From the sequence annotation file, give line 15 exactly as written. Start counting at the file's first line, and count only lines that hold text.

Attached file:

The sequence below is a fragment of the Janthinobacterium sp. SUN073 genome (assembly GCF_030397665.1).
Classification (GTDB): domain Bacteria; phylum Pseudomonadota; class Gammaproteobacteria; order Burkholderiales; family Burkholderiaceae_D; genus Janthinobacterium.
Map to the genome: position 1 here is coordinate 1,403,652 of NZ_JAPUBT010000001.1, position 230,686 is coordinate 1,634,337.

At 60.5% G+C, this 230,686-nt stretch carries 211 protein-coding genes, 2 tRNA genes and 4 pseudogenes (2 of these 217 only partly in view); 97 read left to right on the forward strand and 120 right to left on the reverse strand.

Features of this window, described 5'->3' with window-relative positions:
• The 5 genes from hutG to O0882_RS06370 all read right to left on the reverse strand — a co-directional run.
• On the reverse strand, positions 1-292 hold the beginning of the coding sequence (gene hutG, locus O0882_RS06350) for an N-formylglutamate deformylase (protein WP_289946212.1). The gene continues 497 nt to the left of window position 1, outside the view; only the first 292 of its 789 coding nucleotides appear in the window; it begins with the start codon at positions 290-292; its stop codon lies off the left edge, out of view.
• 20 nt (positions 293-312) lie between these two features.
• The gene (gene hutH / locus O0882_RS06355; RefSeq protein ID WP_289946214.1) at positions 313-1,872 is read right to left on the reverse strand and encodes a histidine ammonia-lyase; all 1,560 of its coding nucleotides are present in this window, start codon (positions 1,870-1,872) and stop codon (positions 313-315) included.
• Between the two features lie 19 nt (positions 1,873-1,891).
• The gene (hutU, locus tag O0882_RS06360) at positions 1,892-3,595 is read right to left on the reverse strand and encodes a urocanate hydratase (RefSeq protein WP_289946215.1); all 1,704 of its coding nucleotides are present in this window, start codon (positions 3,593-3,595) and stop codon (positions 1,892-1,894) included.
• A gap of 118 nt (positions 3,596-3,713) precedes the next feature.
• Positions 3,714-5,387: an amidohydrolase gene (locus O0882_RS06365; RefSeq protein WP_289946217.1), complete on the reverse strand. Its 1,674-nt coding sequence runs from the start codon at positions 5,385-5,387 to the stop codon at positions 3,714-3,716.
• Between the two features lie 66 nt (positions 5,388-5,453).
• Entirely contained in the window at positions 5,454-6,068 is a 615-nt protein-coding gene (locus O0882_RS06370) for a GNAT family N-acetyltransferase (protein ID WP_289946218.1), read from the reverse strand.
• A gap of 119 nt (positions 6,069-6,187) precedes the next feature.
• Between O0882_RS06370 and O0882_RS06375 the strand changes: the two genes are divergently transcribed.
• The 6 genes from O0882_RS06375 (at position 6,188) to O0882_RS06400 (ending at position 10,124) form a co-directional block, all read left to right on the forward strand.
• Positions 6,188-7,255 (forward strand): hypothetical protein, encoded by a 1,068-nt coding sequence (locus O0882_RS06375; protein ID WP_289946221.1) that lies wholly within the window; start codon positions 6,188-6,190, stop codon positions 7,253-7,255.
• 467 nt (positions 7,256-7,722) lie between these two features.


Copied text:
• Entirely contained in the window at positions 5,454-6,068 is a 615-nt protein-coding gene (locus O0882_RS06370) for a GNAT family N-acetyltransferase (protein ID WP_289946218.1), read from the reverse strand.